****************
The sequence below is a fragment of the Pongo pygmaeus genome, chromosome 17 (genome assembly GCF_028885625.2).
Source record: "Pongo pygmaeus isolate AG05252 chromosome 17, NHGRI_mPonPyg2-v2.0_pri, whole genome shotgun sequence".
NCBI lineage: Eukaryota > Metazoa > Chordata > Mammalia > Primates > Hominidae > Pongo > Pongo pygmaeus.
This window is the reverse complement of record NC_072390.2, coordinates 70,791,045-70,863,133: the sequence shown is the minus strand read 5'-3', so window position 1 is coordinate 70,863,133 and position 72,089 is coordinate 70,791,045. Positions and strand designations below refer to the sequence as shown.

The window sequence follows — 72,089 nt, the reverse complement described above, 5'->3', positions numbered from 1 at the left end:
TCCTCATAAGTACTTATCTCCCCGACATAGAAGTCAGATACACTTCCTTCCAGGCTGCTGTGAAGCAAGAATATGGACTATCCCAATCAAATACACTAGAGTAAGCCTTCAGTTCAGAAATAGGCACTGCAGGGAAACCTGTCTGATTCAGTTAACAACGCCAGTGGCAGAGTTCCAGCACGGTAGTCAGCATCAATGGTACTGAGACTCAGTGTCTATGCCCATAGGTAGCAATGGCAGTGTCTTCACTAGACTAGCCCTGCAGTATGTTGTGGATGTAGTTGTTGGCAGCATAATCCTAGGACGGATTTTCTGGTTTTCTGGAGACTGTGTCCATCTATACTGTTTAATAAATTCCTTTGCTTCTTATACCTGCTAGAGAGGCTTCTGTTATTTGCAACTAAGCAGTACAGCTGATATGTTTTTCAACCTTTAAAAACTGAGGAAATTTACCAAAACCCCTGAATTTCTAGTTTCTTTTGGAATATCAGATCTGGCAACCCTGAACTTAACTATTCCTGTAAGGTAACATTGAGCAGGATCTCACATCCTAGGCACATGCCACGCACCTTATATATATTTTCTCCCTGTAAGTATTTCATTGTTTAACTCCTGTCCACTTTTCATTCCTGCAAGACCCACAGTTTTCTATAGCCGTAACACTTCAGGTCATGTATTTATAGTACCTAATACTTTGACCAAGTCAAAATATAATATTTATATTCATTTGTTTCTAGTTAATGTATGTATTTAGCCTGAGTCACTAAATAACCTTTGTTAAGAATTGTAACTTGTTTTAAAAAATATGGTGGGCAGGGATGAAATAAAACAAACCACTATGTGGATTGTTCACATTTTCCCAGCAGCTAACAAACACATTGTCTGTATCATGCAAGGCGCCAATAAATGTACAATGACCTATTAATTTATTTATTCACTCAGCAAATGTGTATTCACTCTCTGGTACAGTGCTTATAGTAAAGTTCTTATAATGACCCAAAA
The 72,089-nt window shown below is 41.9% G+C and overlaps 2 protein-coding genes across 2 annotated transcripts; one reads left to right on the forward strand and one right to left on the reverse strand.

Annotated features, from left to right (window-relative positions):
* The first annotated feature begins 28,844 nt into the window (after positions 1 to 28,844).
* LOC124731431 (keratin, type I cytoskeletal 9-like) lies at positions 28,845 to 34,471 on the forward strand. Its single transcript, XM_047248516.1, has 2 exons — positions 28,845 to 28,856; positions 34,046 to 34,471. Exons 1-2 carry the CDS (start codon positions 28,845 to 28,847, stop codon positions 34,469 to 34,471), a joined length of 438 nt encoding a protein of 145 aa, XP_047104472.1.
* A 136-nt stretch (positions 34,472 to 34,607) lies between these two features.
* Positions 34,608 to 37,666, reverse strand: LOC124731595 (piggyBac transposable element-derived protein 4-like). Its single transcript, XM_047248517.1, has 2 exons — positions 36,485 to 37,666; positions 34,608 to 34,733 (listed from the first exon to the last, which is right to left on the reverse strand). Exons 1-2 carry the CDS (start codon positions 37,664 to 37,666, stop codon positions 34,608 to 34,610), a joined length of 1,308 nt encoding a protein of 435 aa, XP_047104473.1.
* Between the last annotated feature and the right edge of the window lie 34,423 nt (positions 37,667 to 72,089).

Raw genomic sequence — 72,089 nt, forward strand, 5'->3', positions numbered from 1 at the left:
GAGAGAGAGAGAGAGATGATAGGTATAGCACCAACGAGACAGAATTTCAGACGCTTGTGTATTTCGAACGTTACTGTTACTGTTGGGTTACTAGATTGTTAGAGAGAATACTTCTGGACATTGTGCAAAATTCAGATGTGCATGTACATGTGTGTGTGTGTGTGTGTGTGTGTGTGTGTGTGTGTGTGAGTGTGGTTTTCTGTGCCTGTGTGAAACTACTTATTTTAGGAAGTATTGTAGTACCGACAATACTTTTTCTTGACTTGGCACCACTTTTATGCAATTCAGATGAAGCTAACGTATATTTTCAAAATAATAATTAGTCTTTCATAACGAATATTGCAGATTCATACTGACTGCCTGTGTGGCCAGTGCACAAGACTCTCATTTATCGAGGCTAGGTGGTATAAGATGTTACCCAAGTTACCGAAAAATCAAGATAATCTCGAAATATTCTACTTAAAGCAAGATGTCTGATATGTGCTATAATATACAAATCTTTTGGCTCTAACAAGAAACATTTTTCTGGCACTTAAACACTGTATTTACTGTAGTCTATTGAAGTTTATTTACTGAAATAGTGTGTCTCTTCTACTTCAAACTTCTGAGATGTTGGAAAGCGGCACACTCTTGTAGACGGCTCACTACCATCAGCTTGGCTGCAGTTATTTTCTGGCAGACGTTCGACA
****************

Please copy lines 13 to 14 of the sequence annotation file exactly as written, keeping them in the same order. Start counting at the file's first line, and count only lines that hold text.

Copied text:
* Between the last annotated feature and the right edge of the window lie 34,423 nt (positions 37,667 to 72,089).

Raw genomic sequence — 72,089 nt, forward strand, 5'->3', positions numbered from 1 at the left: